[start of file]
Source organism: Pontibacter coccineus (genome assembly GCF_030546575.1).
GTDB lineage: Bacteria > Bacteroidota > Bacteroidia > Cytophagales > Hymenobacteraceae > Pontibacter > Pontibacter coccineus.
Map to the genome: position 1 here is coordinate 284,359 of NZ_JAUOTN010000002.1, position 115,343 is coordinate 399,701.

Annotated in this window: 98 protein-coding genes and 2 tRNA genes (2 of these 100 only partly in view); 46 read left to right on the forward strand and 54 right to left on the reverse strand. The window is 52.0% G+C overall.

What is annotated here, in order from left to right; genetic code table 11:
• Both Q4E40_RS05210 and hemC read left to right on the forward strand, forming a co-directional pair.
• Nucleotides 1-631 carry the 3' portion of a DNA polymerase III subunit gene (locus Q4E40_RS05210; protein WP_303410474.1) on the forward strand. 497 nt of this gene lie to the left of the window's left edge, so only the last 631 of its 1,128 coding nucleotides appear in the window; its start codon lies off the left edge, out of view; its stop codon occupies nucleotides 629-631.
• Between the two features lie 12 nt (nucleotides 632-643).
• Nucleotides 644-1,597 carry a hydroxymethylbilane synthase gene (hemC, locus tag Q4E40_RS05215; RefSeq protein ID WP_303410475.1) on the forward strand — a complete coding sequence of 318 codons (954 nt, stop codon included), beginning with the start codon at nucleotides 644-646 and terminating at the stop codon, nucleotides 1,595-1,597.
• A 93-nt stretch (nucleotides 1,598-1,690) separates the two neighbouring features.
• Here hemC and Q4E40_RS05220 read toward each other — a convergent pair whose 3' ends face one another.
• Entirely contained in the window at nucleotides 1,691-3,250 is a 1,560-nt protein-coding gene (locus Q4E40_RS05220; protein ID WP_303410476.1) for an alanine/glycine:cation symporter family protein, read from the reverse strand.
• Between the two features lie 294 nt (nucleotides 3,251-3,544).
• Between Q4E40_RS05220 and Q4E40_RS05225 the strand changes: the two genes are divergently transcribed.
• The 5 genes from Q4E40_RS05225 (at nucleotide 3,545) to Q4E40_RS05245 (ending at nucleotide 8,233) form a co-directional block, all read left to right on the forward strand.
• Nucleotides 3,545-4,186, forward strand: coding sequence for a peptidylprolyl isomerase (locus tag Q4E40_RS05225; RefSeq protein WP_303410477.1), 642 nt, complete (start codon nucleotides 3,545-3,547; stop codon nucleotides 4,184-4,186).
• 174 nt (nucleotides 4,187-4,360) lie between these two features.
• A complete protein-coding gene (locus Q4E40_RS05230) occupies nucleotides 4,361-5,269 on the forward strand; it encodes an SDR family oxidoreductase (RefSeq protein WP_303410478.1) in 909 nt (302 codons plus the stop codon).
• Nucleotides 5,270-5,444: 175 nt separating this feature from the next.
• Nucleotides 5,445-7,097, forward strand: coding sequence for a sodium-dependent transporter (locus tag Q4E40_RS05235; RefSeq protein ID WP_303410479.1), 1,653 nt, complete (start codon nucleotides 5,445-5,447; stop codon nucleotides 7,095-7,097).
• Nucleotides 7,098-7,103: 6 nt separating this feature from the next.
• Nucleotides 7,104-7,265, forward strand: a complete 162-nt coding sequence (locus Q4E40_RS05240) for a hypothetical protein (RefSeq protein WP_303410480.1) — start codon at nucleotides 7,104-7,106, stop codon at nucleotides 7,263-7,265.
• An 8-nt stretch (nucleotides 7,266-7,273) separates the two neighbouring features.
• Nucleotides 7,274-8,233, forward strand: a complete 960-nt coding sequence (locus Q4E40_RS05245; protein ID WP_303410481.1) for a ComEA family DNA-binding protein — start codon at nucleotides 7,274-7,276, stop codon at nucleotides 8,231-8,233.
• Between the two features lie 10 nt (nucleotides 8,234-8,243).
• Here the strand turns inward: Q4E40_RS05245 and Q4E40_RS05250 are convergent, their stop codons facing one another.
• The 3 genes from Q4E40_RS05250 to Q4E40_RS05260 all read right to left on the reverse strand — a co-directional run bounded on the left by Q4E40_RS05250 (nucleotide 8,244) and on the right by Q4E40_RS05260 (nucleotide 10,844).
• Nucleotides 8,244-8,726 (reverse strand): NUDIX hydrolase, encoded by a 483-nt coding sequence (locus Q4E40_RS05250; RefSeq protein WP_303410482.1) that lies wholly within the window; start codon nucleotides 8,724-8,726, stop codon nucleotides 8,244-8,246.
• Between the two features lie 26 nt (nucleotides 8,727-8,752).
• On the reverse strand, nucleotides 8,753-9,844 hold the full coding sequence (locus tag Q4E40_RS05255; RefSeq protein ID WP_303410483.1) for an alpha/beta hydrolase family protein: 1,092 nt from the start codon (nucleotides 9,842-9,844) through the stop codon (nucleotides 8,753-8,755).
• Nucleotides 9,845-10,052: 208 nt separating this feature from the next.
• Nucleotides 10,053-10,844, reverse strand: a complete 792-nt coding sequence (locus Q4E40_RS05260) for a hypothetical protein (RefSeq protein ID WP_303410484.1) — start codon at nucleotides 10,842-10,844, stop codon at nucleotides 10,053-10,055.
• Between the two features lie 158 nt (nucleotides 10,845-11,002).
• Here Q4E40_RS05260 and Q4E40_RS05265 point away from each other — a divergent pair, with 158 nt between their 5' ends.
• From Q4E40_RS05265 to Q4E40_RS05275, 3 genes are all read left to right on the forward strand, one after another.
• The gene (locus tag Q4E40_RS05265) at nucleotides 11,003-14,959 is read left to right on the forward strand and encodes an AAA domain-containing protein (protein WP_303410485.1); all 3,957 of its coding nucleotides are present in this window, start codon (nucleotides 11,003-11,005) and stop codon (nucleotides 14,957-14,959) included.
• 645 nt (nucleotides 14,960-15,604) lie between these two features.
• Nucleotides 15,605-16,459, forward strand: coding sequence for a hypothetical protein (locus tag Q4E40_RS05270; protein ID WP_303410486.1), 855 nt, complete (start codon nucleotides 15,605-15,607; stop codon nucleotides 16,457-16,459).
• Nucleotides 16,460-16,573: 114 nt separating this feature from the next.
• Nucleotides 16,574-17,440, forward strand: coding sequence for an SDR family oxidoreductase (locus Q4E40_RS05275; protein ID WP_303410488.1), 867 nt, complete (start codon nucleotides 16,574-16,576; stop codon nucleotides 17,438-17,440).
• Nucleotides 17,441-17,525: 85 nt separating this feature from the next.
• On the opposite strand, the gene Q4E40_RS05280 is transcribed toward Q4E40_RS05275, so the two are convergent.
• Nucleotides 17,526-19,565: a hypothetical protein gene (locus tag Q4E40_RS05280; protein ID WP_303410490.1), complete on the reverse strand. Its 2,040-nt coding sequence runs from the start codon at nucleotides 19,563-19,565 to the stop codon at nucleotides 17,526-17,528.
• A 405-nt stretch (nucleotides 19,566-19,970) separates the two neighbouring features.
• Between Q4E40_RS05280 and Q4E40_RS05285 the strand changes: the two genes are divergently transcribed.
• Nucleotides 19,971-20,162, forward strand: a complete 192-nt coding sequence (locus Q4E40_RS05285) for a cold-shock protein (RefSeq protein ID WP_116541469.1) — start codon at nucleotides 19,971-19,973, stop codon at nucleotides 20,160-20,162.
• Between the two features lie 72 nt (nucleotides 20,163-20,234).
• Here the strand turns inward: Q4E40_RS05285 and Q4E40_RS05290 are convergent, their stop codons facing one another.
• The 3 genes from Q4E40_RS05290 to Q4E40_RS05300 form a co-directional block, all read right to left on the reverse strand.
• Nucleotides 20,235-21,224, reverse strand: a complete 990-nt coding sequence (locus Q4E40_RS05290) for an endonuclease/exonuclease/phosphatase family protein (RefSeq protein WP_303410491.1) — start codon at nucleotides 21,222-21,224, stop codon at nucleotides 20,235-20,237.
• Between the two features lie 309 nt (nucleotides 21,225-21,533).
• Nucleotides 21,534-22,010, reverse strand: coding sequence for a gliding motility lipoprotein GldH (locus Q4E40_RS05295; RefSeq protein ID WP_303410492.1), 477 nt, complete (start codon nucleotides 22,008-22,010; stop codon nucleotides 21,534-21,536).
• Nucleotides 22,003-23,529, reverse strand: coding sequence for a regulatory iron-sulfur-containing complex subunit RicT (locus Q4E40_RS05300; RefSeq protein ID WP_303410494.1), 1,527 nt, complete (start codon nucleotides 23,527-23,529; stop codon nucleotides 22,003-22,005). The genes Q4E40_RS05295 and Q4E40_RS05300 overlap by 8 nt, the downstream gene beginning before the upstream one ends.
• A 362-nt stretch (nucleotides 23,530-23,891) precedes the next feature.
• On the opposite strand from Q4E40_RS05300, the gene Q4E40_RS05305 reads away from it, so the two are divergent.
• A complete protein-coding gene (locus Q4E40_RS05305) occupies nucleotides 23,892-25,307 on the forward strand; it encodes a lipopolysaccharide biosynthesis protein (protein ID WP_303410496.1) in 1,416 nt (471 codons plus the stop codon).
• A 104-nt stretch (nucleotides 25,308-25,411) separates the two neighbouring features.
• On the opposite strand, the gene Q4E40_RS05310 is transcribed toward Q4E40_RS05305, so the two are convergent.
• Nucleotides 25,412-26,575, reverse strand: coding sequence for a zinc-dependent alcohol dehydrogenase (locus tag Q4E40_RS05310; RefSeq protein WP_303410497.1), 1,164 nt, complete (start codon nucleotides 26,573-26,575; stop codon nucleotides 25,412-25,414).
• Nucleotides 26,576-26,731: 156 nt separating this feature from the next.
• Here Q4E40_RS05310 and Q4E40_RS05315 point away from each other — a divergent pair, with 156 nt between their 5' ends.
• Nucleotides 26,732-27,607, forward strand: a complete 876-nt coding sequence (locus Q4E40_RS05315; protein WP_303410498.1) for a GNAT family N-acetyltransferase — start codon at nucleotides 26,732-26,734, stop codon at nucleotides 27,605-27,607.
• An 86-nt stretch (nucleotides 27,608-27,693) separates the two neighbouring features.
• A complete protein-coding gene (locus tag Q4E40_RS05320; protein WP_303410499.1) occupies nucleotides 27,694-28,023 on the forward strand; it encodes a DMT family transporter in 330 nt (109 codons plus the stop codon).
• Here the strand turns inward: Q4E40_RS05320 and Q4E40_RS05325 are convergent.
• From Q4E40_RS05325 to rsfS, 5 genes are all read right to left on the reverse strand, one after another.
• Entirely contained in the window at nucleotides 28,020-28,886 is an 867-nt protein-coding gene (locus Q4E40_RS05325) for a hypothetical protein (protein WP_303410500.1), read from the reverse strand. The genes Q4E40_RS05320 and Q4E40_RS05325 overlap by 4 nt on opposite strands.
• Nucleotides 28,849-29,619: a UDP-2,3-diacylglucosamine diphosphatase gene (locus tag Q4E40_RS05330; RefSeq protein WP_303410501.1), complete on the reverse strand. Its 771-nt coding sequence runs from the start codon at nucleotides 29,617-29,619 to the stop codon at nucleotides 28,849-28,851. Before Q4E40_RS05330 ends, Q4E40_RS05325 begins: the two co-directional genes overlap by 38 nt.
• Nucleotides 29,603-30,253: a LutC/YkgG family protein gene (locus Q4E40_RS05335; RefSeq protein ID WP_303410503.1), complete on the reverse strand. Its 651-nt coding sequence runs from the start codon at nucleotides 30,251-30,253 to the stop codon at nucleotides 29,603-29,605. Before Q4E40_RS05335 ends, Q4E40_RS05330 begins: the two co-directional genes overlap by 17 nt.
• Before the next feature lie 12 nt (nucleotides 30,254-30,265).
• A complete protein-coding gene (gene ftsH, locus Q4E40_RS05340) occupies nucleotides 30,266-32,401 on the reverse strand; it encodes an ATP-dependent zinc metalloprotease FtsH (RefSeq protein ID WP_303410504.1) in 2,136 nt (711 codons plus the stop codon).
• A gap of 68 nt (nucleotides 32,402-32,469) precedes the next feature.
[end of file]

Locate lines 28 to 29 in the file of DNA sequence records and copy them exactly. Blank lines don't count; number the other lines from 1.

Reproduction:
• Nucleotides 8,244-8,726 (reverse strand): NUDIX hydrolase, encoded by a 483-nt coding sequence (locus Q4E40_RS05250; RefSeq protein WP_303410482.1) that lies wholly within the window; start codon nucleotides 8,724-8,726, stop codon nucleotides 8,244-8,246.
• Between the two features lie 26 nt (nucleotides 8,727-8,752).